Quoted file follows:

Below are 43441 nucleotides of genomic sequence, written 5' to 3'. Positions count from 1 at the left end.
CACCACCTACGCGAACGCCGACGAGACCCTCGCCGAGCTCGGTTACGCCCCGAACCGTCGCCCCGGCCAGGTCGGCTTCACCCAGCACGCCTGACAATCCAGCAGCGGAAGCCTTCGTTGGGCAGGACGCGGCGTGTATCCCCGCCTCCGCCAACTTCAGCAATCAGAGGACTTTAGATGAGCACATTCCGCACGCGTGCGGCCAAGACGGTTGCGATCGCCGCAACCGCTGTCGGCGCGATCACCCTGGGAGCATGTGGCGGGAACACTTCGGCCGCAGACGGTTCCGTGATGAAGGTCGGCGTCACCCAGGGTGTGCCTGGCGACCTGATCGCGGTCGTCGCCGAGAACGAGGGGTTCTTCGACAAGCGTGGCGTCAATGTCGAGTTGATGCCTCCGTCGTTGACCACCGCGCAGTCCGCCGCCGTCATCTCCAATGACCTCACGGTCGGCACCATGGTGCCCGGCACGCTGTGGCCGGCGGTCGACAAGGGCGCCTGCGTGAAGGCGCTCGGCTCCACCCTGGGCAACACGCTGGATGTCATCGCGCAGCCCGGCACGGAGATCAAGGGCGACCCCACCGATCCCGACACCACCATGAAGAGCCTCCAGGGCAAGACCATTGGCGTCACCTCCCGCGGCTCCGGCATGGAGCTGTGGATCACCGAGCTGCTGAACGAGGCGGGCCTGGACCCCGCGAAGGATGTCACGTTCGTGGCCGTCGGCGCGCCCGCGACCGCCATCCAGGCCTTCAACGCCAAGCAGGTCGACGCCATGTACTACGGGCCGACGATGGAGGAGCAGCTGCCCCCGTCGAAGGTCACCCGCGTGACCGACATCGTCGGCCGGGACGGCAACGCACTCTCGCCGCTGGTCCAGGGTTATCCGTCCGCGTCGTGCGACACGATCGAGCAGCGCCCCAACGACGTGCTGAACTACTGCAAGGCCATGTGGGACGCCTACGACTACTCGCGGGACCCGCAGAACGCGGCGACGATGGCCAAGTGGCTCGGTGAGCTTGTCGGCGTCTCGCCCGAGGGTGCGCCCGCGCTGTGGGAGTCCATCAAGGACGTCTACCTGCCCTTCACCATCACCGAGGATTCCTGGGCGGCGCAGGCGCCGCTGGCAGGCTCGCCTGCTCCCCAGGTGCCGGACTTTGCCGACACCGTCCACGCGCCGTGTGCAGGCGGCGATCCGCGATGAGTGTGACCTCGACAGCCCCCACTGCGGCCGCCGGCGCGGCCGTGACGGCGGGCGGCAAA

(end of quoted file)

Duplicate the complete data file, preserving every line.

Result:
Below are 43441 nucleotides of genomic sequence, written 5' to 3'. Positions count from 1 at the left end.
CACCACCTACGCGAACGCCGACGAGACCCTCGCCGAGCTCGGTTACGCCCCGAACCGTCGCCCCGGCCAGGTCGGCTTCACCCAGCACGCCTGACAATCCAGCAGCGGAAGCCTTCGTTGGGCAGGACGCGGCGTGTATCCCCGCCTCCGCCAACTTCAGCAATCAGAGGACTTTAGATGAGCACATTCCGCACGCGTGCGGCCAAGACGGTTGCGATCGCCGCAACCGCTGTCGGCGCGATCACCCTGGGAGCATGTGGCGGGAACACTTCGGCCGCAGACGGTTCCGTGATGAAGGTCGGCGTCACCCAGGGTGTGCCTGGCGACCTGATCGCGGTCGTCGCCGAGAACGAGGGGTTCTTCGACAAGCGTGGCGTCAATGTCGAGTTGATGCCTCCGTCGTTGACCACCGCGCAGTCCGCCGCCGTCATCTCCAATGACCTCACGGTCGGCACCATGGTGCCCGGCACGCTGTGGCCGGCGGTCGACAAGGGCGCCTGCGTGAAGGCGCTCGGCTCCACCCTGGGCAACACGCTGGATGTCATCGCGCAGCCCGGCACGGAGATCAAGGGCGACCCCACCGATCCCGACACCACCATGAAGAGCCTCCAGGGCAAGACCATTGGCGTCACCTCCCGCGGCTCCGGCATGGAGCTGTGGATCACCGAGCTGCTGAACGAGGCGGGCCTGGACCCCGCGAAGGATGTCACGTTCGTGGCCGTCGGCGCGCCCGCGACCGCCATCCAGGCCTTCAACGCCAAGCAGGTCGACGCCATGTACTACGGGCCGACGATGGAGGAGCAGCTGCCCCCGTCGAAGGTCACCCGCGTGACCGACATCGTCGGCCGGGACGGCAACGCACTCTCGCCGCTGGTCCAGGGTTATCCGTCCGCGTCGTGCGACACGATCGAGCAGCGCCCCAACGACGTGCTGAACTACTGCAAGGCCATGTGGGACGCCTACGACTACTCGCGGGACCCGCAGAACGCGGCGACGATGGCCAAGTGGCTCGGTGAGCTTGTCGGCGTCTCGCCCGAGGGTGCGCCCGCGCTGTGGGAGTCCATCAAGGACGTCTACCTGCCCTTCACCATCACCGAGGATTCCTGGGCGGCGCAGGCGCCGCTGGCAGGCTCGCCTGCTCCCCAGGTGCCGGACTTTGCCGACACCGTCCACGCGCCGTGTGCAGGCGGCGATCCGCGATGAGTGTGACCTCGACAGCCCCCACTGCGGCCGCCGGCGCGGCCGTGACGGCGGGCGGCAAA